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Steady Pressure Part 2

9 Ways to Ask for Steady Pressure from the Ground

Part of our Fundamentals is about teaching your horse to give to and accept steady pressure. These are some of the basic things on the ground that are the building blocks for everything else. Asking them to give into steady pressure is a core element that builds understanding, communication and partnership.

We want our horse to be excellent at accepting and giving to steady pressure, so we want to ask them in a number of different ways. In this blog I will share with you 9 different ways to ask your horse to come off steady pressure.

Steady pressure from the halter

1. Forward.

If you put a feel on the halter going forward, they should begin to move or speed up to come off of it.

2. Backward.

If you put a feel on the halter going backward, we want them to step backward off of that feel. Remember, put a feel, hold, and wait for the horse to step off.

3. Down.

Hold the lead rope, lock your elbow, and lean down. Use your torso to lean forward and put a feel. As soon as your horse gets off that pressure, it will release. When you use your torso, it’s easier to set up a “frame” with your body.

4. Hindquarter yield with indirect rein.

Lift the lead rope up toward the withers while standing at their shoulders. We’re asking the horse to yield just the hindquarters away from you. Just put a feel on the rope, without DRIVING the hindquarters (no flags or flicking the end of the lead rope or clucking). The front end may try to move at first, just go along with them until they are moving ONLY the hind end, then release.

5. Forequarter yield with indirect rein.

Like the above, but you’re standing more in front of them, putting a feel on the rope to ask them to move just the front end. They may try to move the hind end too; just hold that pressure, move along with them, and release when only the front end is moving.

Steady pressure from your hand

6. Backward

Put your fingers on either side of the horse’s nose and ask the horse to back up off the pressure. Be sure to rub the horse’s face after so that they don’t being to interpret all touch in this area as pressure, or get nervous about their face being touched.

7. Forequarter yield

With your hand flat, press your fingers of one hand to the horse’s neck just behind the halter, and with the other, press just behind the elbow. The horse will likely give their head first, and then think to start moving the feet. We’re looking for the front end to move over and the back end to stay where it’s at. When the horse steps off the pressure, release by keeping your hands where they are, letting the horse move away from them. Again, remember to rub on these areas so that the horse doesn’t think that touch there should always be a yield!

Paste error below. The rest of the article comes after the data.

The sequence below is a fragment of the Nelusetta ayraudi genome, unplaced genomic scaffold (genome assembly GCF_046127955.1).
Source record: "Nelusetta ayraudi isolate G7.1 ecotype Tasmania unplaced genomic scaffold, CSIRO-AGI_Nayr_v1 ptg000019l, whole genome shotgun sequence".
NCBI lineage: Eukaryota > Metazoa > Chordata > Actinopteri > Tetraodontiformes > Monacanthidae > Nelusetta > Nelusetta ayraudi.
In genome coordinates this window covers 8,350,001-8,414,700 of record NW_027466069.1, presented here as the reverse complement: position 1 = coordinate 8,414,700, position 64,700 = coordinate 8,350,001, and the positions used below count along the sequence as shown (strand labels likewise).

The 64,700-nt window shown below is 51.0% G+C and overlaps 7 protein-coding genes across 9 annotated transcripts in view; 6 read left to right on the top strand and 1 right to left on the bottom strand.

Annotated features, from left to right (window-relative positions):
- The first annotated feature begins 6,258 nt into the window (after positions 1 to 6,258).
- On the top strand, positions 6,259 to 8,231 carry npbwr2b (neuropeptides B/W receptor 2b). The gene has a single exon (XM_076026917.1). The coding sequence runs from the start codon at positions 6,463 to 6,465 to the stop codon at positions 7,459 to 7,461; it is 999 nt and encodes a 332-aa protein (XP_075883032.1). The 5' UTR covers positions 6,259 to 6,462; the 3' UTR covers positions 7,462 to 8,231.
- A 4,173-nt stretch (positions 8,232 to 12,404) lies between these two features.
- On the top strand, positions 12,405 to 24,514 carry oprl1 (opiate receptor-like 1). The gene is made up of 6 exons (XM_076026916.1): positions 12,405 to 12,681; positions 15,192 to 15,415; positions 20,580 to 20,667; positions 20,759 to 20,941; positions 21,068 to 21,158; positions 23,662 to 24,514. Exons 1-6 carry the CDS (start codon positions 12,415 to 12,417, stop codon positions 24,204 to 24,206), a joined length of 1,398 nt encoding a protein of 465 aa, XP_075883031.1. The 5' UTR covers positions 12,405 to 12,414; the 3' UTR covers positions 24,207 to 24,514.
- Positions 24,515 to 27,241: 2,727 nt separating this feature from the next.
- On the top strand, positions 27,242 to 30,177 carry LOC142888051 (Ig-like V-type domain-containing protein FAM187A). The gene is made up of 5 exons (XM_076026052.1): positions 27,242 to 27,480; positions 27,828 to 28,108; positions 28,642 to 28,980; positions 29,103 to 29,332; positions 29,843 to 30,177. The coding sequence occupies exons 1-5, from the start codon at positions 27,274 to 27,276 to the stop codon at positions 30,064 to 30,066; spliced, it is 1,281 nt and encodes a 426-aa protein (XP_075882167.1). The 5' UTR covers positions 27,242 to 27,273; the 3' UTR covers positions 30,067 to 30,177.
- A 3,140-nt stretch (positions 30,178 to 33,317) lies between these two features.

8. Hindquarter yield

Find the spot on the horse’s barrel where your stirrup will end up when you move your foot back a little bit. Using your thumb, or two knuckles, press into this spot to ask the horse to move the hindquarters over. Again, when they step away, leave your hand where it is so that they get relief by moving off of that steady pressure.

Steady pressure from the halter going around the body

First, your horse should be comfortable and confident with ropes flapping around them. We don’t want this to be frightening, as that won’t put the horse in a mindset where they can problem-solve and learn! Hold the lead rope beneath the clasp. Wrap the end over top of the horse on the opposite side, then flick it back so that it goes down behind the horse’s butt. When you’re ready, tip the horse’s nose away from you a little bit, and let go with the hand holding beneath the clasp. With your other hand, take the slack out of the rope, hold, and step back. This puts the horse in a bind, and gives them the opportunity to figure out how to get out of it. Soon, they will realize that following the feel of the rope and spinning around to face you is what gives them release from that pressure! Remember, if they do anything other than what you’re asking, hold the pressure steadily and go along with them until they figure it out.


  • Be deliberate with how you ask.

  • Be deliberate when you release.

  • Set a goal BEFORE you put any pressure on, and let the horse make a decision.

Watch this video from Ryan for more information!

Or check out my previous Blog - Groundwork Fundamentals Series - Steady Pressure Part 1!

And lastly, join the Virtual Learning Community to get more information and help!

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